The serious kind of play we support is not easy to define due to its inherently personal nature. However, there is general consensus in the literature that play is a voluntary activity. However, it would be a mistake to believe that all play is voluntary. In many cultures, play activities are embedded in mandatory rituals. Even in Western cultures, when one considers the social pressures for children to join in a sporting event, such as football, or teenagers participating in a social event, such as the senior prom, one can hardly classify these as wholly voluntary acts involving active (often physical) engagement that is pleasurable for its own sake and includes a make-believe quality (Blanchard, 1995; Makedon, 1984; Pellegrini, 1995; Rieber, 1996). Other fields, such as theater arts, have long embraced play concepts. For example, the theater game techniques developed by Viola Spolin not only teach a variety of performance skills but extend students’ awareness of problems and ideas fundamental to intellectual growth, such as the development of imagination and intuition. Spolin (1986) maintains there are at least three levels of playing: 1) participation (fun and games); 2) problem solving (development of physical and mental perceiving tools); and 3) catalytic action (wherein opportunities arise that allow an individual to tap into the intuitive, to become spontaneous, so that breakthroughs and creativity can occur). The research literature on play, strongly rooted in anthropology, is generally organized around four themes: Play as progress, play as fantasy, play as self, and play as power (Pellegrini, 1995). Play as progress is the view that play is an activity leading to other outcomes, such as learning. Play as fantasy describes the process of “unleashing” an individual’s creative potential. Play as self acknowledges that play itself is to be valued without regard to secondary outcomes. It considers how play can enhance or extend a person’s quality of life. Play as power concerns contests in which winners and losers are declared and is very much evident in places such as the school playground, professional football stadiums, and the grass courts of Wimbledon.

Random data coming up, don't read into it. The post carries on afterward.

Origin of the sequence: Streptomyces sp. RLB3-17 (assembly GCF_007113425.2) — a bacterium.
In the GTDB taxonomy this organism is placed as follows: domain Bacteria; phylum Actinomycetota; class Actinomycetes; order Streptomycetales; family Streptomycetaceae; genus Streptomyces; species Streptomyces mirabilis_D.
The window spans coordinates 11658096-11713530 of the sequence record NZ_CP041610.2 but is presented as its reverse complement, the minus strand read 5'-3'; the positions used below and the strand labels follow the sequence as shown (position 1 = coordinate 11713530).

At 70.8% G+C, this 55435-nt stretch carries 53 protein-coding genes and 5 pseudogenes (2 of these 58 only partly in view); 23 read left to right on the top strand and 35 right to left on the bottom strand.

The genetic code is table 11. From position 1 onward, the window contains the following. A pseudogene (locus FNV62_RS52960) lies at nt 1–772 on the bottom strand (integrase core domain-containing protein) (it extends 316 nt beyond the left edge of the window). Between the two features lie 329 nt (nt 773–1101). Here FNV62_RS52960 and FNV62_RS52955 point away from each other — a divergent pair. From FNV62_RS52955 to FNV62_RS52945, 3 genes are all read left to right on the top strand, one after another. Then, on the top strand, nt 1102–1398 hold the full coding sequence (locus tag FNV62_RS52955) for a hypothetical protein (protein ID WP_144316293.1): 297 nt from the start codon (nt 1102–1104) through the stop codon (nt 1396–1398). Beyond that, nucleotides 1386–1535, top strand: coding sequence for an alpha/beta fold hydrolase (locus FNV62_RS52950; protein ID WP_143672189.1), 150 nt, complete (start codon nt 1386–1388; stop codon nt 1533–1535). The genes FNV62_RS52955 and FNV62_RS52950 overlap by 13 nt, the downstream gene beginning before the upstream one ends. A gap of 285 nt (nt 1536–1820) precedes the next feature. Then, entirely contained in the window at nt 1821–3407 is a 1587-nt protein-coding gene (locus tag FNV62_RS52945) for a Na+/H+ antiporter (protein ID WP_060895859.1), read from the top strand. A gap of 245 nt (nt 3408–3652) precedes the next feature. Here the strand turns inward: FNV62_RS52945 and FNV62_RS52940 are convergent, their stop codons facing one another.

The commonsense tendency to define play as the opposite of work makes it easy to be skeptical that play is a valid characterization for adult behaviors. However, Blanchard (1995) describes a simple model of human activity drawn from anthropology that shows a more accurate relationship between play and work, as illustrated in Figure 1. This model has two dimensions, pleasurability and purposefulness, with play and work being orthogonal constructs. The purposeful dimension defines a continuum with work and leisure at opposite ends. Work has a purposeful goal, whereas leisure does not. Interestingly, Blanchard contends that the English language does not have a word describing the opposite of play, so the word “not-play” is used to define opposites on the pleasurability dimension.